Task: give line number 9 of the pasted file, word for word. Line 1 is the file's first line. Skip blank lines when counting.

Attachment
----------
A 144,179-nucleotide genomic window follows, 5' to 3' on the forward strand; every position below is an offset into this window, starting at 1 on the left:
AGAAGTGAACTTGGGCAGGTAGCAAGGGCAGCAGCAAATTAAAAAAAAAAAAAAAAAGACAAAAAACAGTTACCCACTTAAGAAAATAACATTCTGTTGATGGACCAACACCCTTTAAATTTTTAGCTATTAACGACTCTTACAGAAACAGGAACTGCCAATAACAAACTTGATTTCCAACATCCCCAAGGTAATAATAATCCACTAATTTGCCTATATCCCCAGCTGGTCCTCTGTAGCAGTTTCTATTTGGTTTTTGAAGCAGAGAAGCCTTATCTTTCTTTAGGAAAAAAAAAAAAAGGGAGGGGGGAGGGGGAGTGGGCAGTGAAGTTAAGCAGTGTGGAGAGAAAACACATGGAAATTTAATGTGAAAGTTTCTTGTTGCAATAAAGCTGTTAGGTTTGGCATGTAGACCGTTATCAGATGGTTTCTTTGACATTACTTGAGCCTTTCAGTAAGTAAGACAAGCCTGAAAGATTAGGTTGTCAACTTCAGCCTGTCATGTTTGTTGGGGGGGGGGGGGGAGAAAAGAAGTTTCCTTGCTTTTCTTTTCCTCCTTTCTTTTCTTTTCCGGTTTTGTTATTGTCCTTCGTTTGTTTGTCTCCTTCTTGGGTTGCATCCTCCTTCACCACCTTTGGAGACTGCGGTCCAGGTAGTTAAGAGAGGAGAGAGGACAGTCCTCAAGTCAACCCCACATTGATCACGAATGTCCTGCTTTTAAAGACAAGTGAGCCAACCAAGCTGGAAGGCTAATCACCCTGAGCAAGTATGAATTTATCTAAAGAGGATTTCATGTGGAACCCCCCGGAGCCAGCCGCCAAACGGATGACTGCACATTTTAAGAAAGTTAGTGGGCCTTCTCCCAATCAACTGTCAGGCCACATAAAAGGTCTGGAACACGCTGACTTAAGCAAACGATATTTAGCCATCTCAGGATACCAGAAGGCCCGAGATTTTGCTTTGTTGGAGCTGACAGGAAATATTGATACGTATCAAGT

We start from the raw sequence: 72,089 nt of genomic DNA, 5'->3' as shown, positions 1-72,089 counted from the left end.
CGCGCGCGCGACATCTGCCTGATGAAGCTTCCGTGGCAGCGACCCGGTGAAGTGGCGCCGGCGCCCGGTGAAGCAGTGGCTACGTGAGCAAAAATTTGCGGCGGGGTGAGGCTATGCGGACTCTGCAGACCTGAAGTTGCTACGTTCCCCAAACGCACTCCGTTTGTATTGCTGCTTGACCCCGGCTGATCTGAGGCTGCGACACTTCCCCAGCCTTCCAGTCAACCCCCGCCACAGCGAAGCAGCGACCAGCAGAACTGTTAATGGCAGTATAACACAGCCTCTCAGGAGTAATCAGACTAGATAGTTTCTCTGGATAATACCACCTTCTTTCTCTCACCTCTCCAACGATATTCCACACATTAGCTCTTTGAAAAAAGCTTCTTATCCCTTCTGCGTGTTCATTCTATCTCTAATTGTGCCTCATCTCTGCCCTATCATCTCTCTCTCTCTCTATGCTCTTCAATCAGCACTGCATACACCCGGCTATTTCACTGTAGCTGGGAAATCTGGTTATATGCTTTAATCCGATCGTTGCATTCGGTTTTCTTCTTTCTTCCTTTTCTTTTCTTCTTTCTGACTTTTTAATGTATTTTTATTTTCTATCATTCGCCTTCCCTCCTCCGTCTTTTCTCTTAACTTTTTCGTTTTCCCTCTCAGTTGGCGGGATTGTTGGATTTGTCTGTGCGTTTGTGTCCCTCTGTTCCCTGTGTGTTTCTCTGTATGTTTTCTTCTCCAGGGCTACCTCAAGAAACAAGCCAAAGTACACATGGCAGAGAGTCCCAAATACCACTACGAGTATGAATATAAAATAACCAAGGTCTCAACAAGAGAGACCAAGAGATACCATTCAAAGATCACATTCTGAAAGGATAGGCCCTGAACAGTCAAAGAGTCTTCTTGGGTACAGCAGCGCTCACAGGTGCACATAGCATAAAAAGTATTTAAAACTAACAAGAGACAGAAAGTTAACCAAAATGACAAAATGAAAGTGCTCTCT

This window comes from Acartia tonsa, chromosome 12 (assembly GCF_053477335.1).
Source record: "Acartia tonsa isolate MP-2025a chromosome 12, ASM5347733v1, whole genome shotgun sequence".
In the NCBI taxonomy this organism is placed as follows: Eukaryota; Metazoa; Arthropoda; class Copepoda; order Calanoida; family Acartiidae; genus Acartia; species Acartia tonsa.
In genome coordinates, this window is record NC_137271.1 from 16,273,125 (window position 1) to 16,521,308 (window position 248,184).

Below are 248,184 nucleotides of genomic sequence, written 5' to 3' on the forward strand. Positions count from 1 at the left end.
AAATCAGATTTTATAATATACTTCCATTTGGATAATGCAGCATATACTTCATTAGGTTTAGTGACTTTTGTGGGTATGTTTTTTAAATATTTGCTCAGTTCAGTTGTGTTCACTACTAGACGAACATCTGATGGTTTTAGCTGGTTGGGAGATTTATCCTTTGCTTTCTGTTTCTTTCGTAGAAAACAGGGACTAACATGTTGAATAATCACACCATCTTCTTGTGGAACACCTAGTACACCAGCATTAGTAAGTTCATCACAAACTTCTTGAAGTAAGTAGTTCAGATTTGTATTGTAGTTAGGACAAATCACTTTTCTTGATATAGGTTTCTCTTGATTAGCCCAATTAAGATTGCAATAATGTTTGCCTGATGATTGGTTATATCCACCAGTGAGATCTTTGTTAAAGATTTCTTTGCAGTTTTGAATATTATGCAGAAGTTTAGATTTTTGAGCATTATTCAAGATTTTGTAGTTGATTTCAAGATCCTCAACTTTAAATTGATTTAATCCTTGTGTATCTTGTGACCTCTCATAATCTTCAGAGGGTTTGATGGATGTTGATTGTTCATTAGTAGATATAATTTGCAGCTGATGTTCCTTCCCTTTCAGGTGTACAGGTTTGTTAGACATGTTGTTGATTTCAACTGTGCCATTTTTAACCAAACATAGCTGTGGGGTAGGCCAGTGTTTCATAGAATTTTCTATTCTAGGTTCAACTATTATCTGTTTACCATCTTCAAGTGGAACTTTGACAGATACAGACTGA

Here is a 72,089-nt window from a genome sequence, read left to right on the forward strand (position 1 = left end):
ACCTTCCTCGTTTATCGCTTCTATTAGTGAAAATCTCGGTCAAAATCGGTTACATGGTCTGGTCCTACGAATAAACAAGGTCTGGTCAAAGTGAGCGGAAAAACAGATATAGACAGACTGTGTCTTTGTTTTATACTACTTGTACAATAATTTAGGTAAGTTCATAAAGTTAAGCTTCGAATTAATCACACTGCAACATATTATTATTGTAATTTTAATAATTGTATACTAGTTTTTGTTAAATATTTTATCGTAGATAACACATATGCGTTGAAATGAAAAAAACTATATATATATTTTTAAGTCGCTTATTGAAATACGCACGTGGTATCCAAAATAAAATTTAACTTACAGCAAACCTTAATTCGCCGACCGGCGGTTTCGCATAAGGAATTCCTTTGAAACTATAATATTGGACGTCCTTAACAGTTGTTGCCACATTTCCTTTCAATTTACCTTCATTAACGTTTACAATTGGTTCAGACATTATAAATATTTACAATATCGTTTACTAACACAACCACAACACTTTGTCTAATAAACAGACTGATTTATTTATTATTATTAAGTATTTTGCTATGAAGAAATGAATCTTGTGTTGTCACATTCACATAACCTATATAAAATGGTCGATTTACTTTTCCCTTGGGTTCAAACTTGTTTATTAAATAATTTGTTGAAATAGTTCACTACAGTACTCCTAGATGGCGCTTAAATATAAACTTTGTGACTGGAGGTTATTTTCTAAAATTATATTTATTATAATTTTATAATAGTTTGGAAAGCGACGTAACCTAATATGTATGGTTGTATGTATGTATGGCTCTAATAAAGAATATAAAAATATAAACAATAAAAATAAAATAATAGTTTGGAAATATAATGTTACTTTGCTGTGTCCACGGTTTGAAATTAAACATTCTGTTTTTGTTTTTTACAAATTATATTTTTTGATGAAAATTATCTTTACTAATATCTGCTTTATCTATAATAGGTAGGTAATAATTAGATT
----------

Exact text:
Below are 248,184 nucleotides of genomic sequence, written 5' to 3' on the forward strand. Positions count from 1 at the left end.